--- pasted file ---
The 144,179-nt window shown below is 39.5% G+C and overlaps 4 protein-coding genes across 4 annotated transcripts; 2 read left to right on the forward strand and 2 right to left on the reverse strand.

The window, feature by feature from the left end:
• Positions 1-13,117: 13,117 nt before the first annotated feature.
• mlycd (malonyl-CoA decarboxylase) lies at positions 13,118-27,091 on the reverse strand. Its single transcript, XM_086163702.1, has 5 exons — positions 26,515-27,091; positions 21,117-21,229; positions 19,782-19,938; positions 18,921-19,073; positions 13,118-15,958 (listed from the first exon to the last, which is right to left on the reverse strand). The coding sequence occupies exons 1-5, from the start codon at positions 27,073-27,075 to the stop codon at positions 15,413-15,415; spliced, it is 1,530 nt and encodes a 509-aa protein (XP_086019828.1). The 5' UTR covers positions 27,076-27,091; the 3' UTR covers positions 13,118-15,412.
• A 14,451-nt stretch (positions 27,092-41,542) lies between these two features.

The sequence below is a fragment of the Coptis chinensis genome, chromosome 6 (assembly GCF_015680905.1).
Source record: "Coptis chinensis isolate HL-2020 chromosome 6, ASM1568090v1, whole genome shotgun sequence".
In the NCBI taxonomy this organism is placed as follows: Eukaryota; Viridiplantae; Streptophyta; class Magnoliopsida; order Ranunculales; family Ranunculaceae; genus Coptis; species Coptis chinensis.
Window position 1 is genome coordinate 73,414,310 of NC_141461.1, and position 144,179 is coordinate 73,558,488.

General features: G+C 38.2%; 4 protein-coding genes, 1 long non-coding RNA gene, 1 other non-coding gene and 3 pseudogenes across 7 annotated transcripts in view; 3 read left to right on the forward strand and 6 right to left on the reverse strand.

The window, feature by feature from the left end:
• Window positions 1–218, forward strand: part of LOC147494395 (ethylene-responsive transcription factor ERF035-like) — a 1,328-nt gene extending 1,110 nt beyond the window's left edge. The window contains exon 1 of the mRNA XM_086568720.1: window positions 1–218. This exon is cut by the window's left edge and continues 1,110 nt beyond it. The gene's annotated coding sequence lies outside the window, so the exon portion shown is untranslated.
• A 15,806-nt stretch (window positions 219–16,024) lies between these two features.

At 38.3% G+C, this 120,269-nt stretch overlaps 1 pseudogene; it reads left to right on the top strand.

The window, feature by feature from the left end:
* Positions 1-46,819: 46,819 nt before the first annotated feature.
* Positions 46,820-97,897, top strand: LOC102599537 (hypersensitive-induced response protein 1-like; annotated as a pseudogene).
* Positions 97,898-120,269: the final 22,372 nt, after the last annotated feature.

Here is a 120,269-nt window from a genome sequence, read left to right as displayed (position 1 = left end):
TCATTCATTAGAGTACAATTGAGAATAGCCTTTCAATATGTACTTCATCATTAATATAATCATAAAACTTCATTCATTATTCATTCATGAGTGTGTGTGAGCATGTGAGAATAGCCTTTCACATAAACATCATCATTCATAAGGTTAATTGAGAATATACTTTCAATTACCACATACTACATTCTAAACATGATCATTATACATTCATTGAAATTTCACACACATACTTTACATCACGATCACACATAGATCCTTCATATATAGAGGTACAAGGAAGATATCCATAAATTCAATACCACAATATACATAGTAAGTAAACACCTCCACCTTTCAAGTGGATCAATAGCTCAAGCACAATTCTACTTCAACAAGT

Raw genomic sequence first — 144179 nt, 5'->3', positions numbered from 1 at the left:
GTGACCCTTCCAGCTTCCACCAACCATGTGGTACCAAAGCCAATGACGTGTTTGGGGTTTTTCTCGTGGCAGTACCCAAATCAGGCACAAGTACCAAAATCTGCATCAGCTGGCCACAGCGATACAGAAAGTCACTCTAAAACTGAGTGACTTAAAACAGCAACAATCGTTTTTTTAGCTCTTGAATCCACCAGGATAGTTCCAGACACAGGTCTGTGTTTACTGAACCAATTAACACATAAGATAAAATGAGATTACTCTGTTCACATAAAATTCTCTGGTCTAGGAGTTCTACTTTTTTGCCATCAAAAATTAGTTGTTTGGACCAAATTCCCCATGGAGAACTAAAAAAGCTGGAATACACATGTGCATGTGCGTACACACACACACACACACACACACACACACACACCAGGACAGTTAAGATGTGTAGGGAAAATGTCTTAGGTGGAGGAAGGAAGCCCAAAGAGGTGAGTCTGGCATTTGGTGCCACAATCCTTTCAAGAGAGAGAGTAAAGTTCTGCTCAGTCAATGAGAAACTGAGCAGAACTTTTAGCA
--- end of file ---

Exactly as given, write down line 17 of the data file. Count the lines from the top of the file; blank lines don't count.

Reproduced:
* Positions 46,820-97,897, top strand: LOC102599537 (hypersensitive-induced response protein 1-like; annotated as a pseudogene).